4 hours 25 minutes

Video Transcription

hi and welcome to Module One
and this module. We're gonna talk about the threat landscape, and essentially, what the threat landscape is is. It's a combination of all of those vulnerabilities in those risks out there to our infrastructure. All of the things that could go wrong in the infrastructure as faras, the security is concerned
whenever we talk about the threat landscape, it's important that we start off by talking about the attack surface, and the attack surface is its conceptual. You can visualize the attack surface as a plane, and on that plane is everything in our infrastructure that's vulnerable to attack.
We're talking about all of the systems in the environment. So all of the PCs and the laptops and databases and servers and even badge readers and videoconferencing systems Basically, any technology system that's attached to our environment is on this attack surface.
We're also talking about all of the networks that link all of those systems together, the routers and switches on all of the other network components behind the scenes.
Also on that surface is the people, and a lot of times we forget about the people as being a part of the attack surface, but it's a very big part of it.
People are human beings, human beings make mistakes, and a lot of times they're taken advantage of to gain access to an environment.
And finally, on that serve attack surface is all of the processes. All of those things that we do that regulate our people and technology. We could have the best tech in the world and the best people in the world. But if we have a broken process, someone confined a gap in that process and can exploit it to gain information they shouldn't have.
The word vulnerability simply means open to attack or damage.
And when we talk about vulnerabilities, weaken really break it down into three different groups. There's software vulnerabilities, configuration vulnerabilities and hardware vulnerabilities
to start out by talking about software vulnerabilities and buy software vulnerability. We're talking about the flaws in the way the application code is actually written. We're talking about the the code level itself. The way the code is written were just bugs in the way it's written that allow Attackers to do things that they shouldn't be able to dio.
Now, when it comes to software vulnerabilities, there is a non profit organization called AWAS, but stands for open Web application Security Project. And they made it maintain a top 10 list of the top 10 most common software vulnerabilities.
A few examples air here. This isn't the whole top 10 list. This is just a few examples. You know there's injection where
code allows a user to inject something that they shouldn't be able to. There's broken authentication management. Maybe the system doesn't request credentials. Or maybe it requests credentials in A in a way that's not very safer away. It shouldn't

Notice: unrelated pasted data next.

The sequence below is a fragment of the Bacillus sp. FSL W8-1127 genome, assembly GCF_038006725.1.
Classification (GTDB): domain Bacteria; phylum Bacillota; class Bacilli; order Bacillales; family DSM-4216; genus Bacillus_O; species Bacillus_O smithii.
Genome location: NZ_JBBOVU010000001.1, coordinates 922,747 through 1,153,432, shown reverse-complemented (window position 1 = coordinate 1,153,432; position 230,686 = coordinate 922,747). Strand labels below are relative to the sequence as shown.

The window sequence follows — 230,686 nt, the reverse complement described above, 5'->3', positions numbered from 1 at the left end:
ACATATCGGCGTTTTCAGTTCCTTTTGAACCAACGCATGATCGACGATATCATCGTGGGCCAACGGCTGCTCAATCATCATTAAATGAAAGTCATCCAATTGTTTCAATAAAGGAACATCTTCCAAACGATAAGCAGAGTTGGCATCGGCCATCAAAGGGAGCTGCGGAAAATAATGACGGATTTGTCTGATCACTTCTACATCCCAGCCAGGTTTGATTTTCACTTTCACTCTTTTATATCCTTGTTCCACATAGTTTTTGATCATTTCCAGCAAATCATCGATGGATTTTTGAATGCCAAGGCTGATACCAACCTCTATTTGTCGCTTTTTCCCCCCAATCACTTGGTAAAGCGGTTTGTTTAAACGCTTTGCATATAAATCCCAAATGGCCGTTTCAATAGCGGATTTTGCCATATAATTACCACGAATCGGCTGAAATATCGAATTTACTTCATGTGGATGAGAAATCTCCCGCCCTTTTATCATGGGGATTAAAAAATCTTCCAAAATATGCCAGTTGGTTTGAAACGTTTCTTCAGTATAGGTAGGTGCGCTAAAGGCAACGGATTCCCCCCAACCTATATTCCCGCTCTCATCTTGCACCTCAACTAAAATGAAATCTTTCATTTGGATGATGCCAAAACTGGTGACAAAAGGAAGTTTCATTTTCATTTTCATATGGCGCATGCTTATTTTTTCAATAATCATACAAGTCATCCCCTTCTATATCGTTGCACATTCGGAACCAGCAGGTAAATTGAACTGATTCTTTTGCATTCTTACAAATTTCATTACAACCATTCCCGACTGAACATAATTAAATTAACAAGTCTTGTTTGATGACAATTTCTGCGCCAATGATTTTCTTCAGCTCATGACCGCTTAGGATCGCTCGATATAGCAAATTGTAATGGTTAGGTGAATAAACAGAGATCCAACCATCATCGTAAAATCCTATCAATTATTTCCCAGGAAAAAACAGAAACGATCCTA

or there's even sensitive data exposure. Maybe there's a flaw in the way the code written that allows somebody to gain access to some data that they shouldn't have.
We'll take a look at an example of one of the injections. Now, this is just one example. So weaken sort of get an idea of how software vulnerabilities work, the one we're gonna talk about a sequel injection. But before we can talk about sequel injection, we need to talk about how a normal sequel query works.
So we've got this situation where we've got our in user Bob over here on the left and Bob wants to,
uh, interact with a form out there on the Web. You know, maybe he's logged into, you know, some application, and he wants to pull his own profile information from that application. So Bob
sends a request. He types his name in the form in the field in the form and says, You know, give me my data. The form is like says what data do you want in? Bob puts his name in there and says, Give me my data.
The application passes that back to the database, and the database says Okay, well, that's a valid request. So I'm gonna hand back Bob's data, and the application passes Bob's data to him.
Pretty straightforward. Bob put his name on the form. Bob's data came back
in the case of a sequel injection.
Instead of Bob requesting his name in the form, Bob's gonna inject some code in the form,
and now this is not actual code. This is just a visual representation, but Bob can inject some code in the form, and maybe this code is in the form of a sequel query.
And if the applications not ridden properly, if it's a vulnerability in the application. It may not realize that what Bob entered into the fields not actually his name but a but a sequel query, and it simply passes it back to the sequel database and says, Hey,
in this case, Bob's sequel, Query says, Hey, give me everyone's data.
The sequel database says, OK, well, I've got a valid request from a trusted entity, which is the application itself, not from Bob. So I'm gonna go ahead and pass that back and in the application simply passes that back to Bob's. And now Bob's got everybody's data because he injected a query into the form and the application allowed him to do that.